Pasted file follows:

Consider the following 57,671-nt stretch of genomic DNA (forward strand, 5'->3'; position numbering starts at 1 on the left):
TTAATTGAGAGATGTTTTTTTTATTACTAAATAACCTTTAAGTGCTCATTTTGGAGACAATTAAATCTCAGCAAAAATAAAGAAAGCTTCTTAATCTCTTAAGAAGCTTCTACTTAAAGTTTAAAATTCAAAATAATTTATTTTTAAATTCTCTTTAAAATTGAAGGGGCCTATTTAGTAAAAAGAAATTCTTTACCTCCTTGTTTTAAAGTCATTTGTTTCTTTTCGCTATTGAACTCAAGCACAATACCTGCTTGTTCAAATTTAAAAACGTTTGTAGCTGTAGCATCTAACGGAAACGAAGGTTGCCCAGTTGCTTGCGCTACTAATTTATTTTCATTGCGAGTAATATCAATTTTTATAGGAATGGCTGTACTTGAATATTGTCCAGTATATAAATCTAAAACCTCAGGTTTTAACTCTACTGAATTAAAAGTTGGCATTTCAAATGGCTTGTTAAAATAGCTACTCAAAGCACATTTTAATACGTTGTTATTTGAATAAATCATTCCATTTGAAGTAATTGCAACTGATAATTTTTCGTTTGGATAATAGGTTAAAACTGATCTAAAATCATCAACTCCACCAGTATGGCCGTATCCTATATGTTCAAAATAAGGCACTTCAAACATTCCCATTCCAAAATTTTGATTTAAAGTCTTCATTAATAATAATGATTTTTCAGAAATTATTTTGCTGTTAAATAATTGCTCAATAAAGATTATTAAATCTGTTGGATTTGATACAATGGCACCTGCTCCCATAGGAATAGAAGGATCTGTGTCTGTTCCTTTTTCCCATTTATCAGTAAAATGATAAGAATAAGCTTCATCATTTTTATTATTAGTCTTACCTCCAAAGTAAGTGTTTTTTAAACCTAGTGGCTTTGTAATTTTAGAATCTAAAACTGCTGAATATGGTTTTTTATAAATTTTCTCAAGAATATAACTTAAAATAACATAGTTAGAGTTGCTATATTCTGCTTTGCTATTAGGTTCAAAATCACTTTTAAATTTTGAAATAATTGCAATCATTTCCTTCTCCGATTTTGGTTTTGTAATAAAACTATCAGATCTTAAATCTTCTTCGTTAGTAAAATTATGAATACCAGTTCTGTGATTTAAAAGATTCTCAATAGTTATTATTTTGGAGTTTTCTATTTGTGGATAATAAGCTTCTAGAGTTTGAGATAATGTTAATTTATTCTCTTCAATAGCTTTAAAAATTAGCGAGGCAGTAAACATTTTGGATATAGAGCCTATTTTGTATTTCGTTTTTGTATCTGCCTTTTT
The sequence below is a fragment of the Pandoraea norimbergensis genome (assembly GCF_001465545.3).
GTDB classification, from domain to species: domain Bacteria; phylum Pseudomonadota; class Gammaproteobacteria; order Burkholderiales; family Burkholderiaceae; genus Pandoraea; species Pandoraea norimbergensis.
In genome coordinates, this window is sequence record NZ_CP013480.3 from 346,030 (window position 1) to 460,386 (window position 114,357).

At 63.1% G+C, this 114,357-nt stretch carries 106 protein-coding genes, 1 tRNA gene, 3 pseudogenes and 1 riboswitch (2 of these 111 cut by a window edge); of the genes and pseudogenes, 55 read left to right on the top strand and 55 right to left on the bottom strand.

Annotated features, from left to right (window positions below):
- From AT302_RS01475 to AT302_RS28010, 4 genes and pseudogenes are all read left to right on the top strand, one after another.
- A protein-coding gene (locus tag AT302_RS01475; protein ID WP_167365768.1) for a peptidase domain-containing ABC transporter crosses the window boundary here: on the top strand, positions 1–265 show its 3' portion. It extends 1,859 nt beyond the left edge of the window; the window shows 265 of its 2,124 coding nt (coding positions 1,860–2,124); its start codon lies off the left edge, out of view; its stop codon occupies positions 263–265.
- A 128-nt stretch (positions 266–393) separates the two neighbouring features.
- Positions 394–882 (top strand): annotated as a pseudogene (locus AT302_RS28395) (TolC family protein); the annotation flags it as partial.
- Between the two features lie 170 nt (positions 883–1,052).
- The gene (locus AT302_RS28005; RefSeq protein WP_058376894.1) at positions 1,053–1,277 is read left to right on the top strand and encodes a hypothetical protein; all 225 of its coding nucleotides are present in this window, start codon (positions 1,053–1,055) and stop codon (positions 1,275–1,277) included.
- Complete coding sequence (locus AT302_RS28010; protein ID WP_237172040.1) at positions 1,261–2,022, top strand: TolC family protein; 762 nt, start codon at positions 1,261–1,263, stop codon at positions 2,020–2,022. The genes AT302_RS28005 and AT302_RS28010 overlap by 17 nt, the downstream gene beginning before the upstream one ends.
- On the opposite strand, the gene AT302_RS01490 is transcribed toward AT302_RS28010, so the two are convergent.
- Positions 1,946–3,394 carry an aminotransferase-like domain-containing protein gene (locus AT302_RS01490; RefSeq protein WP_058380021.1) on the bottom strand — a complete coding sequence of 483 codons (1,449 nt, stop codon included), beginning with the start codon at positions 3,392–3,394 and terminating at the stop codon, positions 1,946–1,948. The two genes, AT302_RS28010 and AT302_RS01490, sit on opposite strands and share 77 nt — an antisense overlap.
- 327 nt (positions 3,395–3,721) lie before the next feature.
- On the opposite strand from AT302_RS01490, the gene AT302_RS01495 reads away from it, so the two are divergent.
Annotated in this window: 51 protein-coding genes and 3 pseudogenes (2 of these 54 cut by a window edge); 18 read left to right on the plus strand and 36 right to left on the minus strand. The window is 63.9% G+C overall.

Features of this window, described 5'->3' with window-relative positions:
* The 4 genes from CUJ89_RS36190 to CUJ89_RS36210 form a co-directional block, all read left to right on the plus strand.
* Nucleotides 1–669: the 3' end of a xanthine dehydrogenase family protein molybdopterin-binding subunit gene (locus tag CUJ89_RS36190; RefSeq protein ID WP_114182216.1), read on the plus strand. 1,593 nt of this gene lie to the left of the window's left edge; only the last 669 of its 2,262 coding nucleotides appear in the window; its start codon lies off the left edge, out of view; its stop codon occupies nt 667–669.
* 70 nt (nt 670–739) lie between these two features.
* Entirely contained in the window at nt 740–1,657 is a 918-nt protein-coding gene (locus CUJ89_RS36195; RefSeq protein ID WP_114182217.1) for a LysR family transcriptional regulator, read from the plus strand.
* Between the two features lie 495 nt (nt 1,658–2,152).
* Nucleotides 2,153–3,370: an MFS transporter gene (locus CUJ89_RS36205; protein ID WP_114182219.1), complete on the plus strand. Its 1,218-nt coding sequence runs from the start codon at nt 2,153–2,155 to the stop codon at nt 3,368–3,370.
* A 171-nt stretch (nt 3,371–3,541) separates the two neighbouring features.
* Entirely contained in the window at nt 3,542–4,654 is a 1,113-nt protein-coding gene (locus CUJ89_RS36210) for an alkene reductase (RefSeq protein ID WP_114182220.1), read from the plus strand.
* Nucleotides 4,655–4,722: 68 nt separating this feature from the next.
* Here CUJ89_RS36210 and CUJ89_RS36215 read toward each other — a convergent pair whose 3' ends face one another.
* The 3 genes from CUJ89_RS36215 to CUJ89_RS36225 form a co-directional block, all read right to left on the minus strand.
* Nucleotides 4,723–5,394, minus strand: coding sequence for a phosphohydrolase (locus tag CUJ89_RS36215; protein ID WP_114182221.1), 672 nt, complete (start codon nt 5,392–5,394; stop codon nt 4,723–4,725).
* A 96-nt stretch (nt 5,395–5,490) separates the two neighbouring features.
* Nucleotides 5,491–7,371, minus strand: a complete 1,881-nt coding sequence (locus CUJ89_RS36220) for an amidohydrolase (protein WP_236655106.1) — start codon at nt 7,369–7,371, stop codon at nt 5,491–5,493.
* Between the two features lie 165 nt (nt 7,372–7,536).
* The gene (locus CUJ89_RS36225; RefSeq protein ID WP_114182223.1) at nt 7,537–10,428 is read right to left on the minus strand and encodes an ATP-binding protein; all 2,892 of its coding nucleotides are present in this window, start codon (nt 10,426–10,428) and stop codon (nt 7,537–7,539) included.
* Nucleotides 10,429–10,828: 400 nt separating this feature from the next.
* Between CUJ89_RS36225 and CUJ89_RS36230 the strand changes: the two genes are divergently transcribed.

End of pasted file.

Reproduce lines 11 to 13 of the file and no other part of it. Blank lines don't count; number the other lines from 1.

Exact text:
- Positions 394–882 (top strand): annotated as a pseudogene (locus AT302_RS28395) (TolC family protein); the annotation flags it as partial.
- Between the two features lie 170 nt (positions 883–1,052).
- The gene (locus AT302_RS28005; RefSeq protein WP_058376894.1) at positions 1,053–1,277 is read left to right on the top strand and encodes a hypothetical protein; all 225 of its coding nucleotides are present in this window, start codon (positions 1,053–1,055) and stop codon (positions 1,275–1,277) included.